Principles Of Xray Generator Construction

X-rays for medical diagnostic procedures, research purposes or therapy are produced by one process that increases the kinetic energy of an electron, which can be achieved by:

  • accelerating electrons between electrodes with a high voltage or large potential difference (//for SXR and orthovoltage machines)
  • accelerating electrons by the absorption of electromagnetic radiation in the form of microwaves (for linear accelerators)

which subsequently collides with a metal target.

The electrons are suddenly decelerated upon collision with the metal target, and the energy loss associated with deceleration and direction change is 'expelled' as X-rays. Given the decelerative nature of the process, these x-rays are commonly called bremsstrahlung which is German for "braking radiation".

In addition, bombarding electrons with sufficient energy can knock an electron out of an inner shell of the target metal atoms. Then electrons from higher shells will drop down to fill the vacancy, and in the process of changing shells emitting x-ray photons with precise energies determined by the differences in electron energy levels. These x-rays are called characteristic x-rays.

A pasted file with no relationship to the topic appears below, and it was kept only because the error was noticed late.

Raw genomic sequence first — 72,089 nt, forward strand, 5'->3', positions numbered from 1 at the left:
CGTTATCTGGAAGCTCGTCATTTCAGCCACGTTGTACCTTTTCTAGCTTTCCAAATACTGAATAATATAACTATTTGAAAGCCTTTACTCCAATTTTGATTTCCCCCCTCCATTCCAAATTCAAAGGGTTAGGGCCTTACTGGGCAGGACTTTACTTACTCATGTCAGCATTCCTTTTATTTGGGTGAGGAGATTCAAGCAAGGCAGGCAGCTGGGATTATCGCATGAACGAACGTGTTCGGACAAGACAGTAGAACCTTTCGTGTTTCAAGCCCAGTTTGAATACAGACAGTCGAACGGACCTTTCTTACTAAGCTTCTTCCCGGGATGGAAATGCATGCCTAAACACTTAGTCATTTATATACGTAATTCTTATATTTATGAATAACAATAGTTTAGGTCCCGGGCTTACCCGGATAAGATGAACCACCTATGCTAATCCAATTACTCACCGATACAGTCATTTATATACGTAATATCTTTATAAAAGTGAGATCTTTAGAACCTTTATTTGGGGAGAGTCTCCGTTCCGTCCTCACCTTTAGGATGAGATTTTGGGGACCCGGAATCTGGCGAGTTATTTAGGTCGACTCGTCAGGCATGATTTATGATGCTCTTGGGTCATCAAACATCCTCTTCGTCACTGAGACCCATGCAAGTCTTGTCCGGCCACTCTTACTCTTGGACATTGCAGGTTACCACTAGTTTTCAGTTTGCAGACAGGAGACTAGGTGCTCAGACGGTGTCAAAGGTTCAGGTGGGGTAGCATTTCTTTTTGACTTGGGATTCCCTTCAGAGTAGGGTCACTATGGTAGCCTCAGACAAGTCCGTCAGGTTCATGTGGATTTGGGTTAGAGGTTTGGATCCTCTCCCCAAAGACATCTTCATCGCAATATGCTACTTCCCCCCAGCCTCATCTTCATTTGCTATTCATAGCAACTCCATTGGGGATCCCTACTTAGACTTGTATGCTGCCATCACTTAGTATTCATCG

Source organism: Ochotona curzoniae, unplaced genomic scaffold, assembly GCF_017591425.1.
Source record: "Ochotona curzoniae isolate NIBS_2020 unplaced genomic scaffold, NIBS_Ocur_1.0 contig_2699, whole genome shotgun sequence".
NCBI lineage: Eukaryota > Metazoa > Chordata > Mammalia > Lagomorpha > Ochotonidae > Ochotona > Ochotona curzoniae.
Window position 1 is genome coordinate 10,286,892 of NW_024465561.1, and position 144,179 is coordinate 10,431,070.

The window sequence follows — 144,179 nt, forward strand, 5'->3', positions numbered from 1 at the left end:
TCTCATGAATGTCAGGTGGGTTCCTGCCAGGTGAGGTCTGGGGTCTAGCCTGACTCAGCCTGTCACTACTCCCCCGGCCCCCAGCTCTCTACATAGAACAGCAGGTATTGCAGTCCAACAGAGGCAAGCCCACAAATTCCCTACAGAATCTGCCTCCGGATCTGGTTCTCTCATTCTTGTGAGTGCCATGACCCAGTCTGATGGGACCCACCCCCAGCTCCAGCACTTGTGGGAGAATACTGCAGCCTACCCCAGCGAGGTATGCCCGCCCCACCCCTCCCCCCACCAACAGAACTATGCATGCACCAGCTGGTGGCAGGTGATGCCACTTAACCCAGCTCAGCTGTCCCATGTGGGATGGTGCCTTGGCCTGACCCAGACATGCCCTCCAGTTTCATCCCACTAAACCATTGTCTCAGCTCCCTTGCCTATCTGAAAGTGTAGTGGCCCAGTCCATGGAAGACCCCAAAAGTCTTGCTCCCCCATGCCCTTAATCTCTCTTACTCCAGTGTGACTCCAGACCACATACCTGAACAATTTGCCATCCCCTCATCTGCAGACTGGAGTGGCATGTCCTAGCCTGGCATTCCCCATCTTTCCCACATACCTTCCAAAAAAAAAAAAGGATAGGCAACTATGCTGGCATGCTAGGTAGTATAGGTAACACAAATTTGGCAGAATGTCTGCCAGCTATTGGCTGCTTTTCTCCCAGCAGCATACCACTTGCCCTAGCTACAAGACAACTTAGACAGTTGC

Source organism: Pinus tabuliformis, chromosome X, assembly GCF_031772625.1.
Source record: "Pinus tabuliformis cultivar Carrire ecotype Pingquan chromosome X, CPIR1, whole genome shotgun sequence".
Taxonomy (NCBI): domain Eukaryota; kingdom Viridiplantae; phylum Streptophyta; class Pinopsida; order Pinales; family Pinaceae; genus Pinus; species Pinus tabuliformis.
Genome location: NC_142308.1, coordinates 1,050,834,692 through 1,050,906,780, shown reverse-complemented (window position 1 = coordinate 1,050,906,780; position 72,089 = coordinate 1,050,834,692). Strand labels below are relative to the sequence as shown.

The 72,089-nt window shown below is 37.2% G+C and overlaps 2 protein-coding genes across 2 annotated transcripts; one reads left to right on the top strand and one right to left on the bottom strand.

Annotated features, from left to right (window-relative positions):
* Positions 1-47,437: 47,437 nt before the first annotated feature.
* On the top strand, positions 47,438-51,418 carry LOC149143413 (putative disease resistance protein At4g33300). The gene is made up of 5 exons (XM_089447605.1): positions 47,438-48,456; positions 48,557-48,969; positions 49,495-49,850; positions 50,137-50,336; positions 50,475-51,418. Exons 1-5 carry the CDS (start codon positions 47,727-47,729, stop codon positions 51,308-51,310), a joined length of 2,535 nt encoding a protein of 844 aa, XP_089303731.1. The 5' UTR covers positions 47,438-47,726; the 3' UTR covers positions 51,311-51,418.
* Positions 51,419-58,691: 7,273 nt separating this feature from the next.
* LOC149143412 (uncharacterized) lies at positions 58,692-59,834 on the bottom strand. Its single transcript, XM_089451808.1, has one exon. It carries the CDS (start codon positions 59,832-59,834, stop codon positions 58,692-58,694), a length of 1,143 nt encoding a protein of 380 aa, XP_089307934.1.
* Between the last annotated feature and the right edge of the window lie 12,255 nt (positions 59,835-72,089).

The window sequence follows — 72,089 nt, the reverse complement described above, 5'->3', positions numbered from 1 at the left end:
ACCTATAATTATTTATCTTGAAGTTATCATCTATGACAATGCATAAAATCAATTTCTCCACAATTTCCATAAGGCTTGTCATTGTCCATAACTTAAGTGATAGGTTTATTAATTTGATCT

There are two devices for producing X-rays. Both are based on the same principles which are executed in a slightly different way.

Physical Principle X-ray tube Linear accelerator Notes
1.a source of electrons heated filament; thermionic emission electron gun
2. a vacuum vacuum pump ion pump high-speed electrons will collide with any air particles; the linac waveguide requires a much lower vacuum
3. an energy source electrical potential difference (voltage) microwaves voltage is limited by the ability to insulate wires
4. a target tungsten 'wedge' tungsten 'transmission' tungsten (W) is usually used because of its high Z, its resistance to heat and hard wearing characteristics
5. heat dissipation cooled target; some machines use a spinning target cooled
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